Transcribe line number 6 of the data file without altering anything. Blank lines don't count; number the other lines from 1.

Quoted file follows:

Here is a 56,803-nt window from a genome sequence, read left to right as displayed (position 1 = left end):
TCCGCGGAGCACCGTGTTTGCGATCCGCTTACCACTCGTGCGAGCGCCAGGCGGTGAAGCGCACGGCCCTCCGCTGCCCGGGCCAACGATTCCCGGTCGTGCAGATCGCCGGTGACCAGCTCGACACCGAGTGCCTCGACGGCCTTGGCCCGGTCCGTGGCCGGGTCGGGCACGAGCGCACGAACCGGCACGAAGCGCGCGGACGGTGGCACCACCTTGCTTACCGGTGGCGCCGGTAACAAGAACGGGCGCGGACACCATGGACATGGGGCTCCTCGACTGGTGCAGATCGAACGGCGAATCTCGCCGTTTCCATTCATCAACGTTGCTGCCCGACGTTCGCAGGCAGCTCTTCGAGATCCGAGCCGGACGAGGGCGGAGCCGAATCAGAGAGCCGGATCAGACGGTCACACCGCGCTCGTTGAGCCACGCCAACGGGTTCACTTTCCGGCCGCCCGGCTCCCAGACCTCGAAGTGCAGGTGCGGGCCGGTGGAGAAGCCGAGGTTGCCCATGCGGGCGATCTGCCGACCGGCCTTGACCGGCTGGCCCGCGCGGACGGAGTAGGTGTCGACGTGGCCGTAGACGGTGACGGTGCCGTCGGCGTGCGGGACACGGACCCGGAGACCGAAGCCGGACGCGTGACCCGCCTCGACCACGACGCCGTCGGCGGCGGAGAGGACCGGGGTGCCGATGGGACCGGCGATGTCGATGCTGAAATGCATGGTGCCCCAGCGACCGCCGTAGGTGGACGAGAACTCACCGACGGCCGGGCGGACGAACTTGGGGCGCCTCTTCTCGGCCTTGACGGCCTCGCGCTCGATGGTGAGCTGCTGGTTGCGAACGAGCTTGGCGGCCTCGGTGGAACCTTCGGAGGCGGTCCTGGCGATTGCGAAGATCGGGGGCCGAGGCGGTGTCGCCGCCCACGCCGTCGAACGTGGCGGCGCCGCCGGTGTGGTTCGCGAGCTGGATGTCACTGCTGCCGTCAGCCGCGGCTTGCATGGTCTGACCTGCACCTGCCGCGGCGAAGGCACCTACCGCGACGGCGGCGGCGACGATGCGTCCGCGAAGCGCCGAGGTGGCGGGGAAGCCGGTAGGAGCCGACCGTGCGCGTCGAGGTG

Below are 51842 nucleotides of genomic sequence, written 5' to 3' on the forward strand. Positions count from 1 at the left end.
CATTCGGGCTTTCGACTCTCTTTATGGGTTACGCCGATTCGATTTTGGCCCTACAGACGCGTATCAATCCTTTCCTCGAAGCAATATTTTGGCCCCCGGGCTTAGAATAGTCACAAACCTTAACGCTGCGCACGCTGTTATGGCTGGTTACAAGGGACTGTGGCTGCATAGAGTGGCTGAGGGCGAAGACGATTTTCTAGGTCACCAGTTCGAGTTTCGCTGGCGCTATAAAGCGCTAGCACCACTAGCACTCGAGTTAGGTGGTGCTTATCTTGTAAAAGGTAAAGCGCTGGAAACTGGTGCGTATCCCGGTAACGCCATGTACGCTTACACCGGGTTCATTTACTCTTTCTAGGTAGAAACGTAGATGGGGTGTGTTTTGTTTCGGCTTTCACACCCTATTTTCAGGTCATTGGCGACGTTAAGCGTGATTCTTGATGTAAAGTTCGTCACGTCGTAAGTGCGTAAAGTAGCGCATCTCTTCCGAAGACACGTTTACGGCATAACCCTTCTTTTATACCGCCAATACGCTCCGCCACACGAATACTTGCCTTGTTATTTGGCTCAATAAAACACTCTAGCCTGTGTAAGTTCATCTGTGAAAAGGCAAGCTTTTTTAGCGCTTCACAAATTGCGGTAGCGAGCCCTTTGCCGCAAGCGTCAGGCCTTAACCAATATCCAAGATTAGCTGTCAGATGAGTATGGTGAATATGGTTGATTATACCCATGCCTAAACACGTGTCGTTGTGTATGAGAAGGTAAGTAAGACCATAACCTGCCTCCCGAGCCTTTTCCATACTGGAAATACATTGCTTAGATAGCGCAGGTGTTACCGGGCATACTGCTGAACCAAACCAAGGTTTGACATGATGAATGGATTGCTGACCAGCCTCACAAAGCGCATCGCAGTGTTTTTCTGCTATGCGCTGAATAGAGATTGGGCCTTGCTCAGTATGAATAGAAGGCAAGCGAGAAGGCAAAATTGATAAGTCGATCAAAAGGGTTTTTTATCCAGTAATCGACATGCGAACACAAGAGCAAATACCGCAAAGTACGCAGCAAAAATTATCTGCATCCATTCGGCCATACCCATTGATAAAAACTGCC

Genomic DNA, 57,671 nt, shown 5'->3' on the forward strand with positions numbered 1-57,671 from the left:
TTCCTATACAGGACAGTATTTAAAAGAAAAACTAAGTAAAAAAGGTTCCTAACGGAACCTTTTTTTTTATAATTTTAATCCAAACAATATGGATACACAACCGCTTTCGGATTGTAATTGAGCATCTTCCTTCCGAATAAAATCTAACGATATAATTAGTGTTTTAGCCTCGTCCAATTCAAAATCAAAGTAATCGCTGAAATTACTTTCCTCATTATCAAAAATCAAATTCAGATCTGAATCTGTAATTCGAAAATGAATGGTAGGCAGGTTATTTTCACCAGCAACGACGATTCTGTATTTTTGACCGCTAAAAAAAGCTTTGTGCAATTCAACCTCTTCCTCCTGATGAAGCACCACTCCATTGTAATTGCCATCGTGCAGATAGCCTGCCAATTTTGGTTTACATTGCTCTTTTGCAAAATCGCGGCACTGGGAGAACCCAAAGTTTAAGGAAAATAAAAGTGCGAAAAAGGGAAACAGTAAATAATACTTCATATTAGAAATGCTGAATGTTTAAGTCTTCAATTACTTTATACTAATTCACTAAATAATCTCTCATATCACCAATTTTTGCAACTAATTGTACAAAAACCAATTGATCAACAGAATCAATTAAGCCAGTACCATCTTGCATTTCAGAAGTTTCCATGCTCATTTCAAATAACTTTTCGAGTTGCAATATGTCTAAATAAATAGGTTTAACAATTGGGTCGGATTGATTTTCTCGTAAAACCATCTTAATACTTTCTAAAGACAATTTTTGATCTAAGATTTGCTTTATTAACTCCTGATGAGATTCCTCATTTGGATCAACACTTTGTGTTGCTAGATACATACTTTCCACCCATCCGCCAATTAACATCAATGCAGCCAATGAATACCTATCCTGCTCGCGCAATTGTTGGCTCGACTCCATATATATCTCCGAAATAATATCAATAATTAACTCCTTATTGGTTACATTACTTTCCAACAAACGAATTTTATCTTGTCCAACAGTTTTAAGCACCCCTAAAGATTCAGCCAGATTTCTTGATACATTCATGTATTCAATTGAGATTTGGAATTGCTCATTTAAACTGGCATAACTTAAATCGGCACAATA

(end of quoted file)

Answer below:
TTCCTATACAGGACAGTATTTAAAAGAAAAACTAAGTAAAAAAGGTTCCTAACGGAACCTTTTTTTTTATAATTTTAATCCAAACAATATGGATACACAACCGCTTTCGGATTGTAATTGAGCATCTTCCTTCCGAATAAAATCTAACGATATAATTAGTGTTTTAGCCTCGTCCAATTCAAAATCAAAGTAATCGCTGAAATTACTTTCCTCATTATCAAAAATCAAATTCAGATCTGAATCTGTAATTCGAAAATGAATGGTAGGCAGGTTATTTTCACCAGCAACGACGATTCTGTATTTTTGACCGCTAAAAAAAGCTTTGTGCAATTCAACCTCTTCCTCCTGATGAAGCACCACTCCATTGTAATTGCCATCGTGCAGATAGCCTGCCAATTTTGGTTTACATTGCTCTTTTGCAAAATCGCGGCACTGGGAGAACCCAAAGTTTAAGGAAAATAAAAGTGCGAAAAAGGGAAACAGTAAATAATACTTCATATTAGAAATGCTGAATGTTTAAGTCTTCAATTACTTTATACTAATTCACTAAATAATCTCTCATATCACCAATTTTTGCAACTAATTGTACAAAAACCAATTGATCAACAGAATCAATTAAGCCAGTACCATCTTGCATTTCAGAAGTTTCCATGCTCATTTCAAATAACTTTTCGAGTTGCAATATGTCTAAATAAATAGGTTTAACAATTGGGTCGGATTGATTTTCTCGTAAAACCATCTTAATACTTTCTAAAGACAATTTTTGATCTAAGATTTGCTTTATTAACTCCTGATGAGATTCCTCATTTGGATCAACACTTTGTGTTGCTAGATACATACTTTCCACCCATCCGCCAATTAACATCAATGCAGCCAATGAATACCTATCCTGCTCGCGCAATTGTTGGCTCGACTCCATATATATCTCCGAAATAATATCAATAATTAACTCCTTATTGGTTACATTACTTTCCAACAAACGAATTTTATCTTGTCCAACAGTTTTAAGCACCCCTAAAGATTCAGCCAGATTTCTTGATACATTCATGTATTCAATTGAGATTTGGAATTGCTCATTTAAACTGGCATAACTTAAATCGGCACAATA